NHS England urged to produce tech roadmap to cope with pandemic backlog
Tech can help to ease the pressure on the health and care system, but basic infrastructure is lacking, a House of Commons report has found
Technology can help the health and care system clear the care backlog stemming from the Covid-19 pandemic, but NHS England needs to produce a roadmap to enable that to happen and address major issues relating to IT, a report has found.
The report published by the House of Commons Health and Social Care Committee into the NHS backlog noted that of the 5.8 million patients waiting to start treatment in September 2021, 300,000 have been waiting more than a year and 12,000 more than two years – and that the real list, including patients who haven’t come forward yet, could be as high as 13 million people.
With those issues yet to be addressed, the Committee urged the Department for Health and Social Care to work with NHS England to create a national health and care recovery plan with a clear vision of what success in tackling the issue will look like for patients.
Technology has a significant role to play in that process, but basic infrastructure is lacking and IT architecture poses a lot of challenges, making it harder to spread innovation, the report has found.
“We want to improve practice, but there is the IT. If I lose my job, it is most likely because I am going to throw my computer out of the window,” said Dr Andrew Goddard of the Royal College of Physicians, giving evidence to the Committee.
“Primary care and secondary care can easily communicate,” he added. “That is where innovation really needs to happen. An effective IT system throughout the NHS and social care would work wonders.”
While welcoming the Spending Review commitments of £2.1bn in technology and data as “a step in the right direction”, the report noted other shortcomings related to tech across the health and care system, such as its reliance on paper. NHSE chief executive Amanda Pritchard told the Committee that a third of NHS trusts are still largely paper-based. “This is not acceptable,” the report pointed out.
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The report also mentioned the Wade-Gery review on digital delivery in the NHS, and agreed with its finding that “now is the moment to put data, digital and technology at the heart of how we transform health services for the benefit of citizens, patients and NHS staff”. However, it noted Wade-Gery had recommended the creation of a roadmap for the delivery of her recommendations. The Committee urged NHS to come up with that plan as soon as possible, so it can be scrutinised before it is implemented.
The latest debate on how to use technology to tackle the NHS backlog follows the announcement of government plans to rely heavily on technology to reduce long NHS waiting lists and put the health service on a “sustainable footing”. Announced in September 2021, the plan includes making use of technology such as artificial intelligence (AI) and virtual wards to tackle the backlog.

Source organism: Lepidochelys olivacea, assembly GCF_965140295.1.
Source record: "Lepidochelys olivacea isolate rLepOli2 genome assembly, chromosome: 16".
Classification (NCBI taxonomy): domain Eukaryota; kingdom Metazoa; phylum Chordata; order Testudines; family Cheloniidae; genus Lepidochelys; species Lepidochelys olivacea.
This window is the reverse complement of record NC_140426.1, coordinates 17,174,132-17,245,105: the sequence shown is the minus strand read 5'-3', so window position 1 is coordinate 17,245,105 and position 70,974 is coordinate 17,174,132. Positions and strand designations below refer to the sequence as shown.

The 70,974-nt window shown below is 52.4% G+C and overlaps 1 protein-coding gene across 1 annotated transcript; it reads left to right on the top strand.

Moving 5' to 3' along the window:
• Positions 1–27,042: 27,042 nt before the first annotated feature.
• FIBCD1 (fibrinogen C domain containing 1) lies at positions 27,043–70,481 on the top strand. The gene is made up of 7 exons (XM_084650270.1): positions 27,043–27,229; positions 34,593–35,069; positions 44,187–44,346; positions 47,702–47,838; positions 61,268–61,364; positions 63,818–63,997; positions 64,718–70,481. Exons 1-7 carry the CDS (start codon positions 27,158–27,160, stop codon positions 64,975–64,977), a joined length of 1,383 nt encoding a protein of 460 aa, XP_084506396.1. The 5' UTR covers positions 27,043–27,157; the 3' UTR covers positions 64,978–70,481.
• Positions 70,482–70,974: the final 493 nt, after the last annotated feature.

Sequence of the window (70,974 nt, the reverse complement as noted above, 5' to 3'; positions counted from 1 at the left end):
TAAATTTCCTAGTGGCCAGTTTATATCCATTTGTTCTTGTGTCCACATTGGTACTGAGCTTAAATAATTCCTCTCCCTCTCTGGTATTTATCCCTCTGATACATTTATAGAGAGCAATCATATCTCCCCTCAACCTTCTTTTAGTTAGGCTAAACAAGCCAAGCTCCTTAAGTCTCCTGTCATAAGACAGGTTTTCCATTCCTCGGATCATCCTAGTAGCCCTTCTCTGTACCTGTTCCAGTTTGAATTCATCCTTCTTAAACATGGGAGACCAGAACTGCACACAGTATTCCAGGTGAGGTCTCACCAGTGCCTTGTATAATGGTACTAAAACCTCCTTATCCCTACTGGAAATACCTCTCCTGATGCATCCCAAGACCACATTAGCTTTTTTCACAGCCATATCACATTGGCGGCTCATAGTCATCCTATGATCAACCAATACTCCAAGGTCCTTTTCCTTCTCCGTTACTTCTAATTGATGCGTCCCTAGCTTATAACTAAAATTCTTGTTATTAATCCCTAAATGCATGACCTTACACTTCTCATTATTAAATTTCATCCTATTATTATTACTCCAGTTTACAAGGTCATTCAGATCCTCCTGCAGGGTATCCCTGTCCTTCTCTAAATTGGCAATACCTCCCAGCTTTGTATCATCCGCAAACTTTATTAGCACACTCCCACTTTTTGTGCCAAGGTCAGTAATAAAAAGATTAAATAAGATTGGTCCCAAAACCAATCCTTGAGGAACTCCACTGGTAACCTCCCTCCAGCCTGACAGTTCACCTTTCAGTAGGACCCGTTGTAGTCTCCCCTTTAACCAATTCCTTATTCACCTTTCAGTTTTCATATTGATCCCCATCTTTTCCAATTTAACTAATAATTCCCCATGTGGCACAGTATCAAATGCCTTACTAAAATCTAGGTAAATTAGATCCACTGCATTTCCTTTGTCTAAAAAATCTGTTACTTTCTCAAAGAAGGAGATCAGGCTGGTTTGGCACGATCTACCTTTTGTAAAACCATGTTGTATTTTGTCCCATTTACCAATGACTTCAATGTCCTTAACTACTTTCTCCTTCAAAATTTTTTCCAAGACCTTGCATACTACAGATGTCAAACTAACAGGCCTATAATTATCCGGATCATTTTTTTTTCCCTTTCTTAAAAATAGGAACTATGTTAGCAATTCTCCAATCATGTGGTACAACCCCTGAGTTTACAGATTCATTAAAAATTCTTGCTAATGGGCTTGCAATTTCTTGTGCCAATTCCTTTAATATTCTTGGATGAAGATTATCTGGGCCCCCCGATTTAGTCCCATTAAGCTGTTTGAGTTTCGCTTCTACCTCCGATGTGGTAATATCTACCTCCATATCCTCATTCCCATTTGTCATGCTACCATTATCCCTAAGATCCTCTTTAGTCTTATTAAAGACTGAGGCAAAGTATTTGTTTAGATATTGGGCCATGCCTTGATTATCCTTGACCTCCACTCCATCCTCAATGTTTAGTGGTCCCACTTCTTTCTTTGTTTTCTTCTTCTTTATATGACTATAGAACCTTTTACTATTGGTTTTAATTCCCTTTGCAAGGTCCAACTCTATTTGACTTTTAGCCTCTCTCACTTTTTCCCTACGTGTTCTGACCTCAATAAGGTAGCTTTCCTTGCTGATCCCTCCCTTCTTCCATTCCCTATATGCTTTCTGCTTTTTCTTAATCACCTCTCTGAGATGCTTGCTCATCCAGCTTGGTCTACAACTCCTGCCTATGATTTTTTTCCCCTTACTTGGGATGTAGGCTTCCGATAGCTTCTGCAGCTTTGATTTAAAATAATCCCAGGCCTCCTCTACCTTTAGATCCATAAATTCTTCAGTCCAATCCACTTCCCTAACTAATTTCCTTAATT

According to the plan, some £160m will be pumped into 12 different areas where new ways of working are being trialled, such as GPs using AI to prioritise patients who need to be seen quickly and identify the right level of care for each individual.
The House of Commons Health and Social Care Committee report also mentioned the struggles of patients experiencing long Covid in terms of accessing care, due to the lack of integrated systems, adding that this is an opportunity to develop “truly integrated care”.
“The response to long Covid shows both the kind of integrated, patient-centred care the NHS can provide when systems work effectively, and the frustration and detriment experienced by patients who have to ‘fight’ to access to the right care when systems do not work effectively,” the report noted.
Moreover, it added that it is not appropriate to set targets for remote care in general practices. Instead, the report argues that practices should respond to the needs of local communities and define the best approach for their different types of patients.
“Remote care is not for everyone, and it is essential to avoid unintended clinical consequences that may occur,” it sa, acknowledging that NHS England is already evaluating the role of digital tools in primary care. The report urged NHSE to publish it as soon as possible and include guidance in ares such as how to approach remote care with patients considering they might not always be able to attend in person, and enable them to have input into the decision on consultation formats.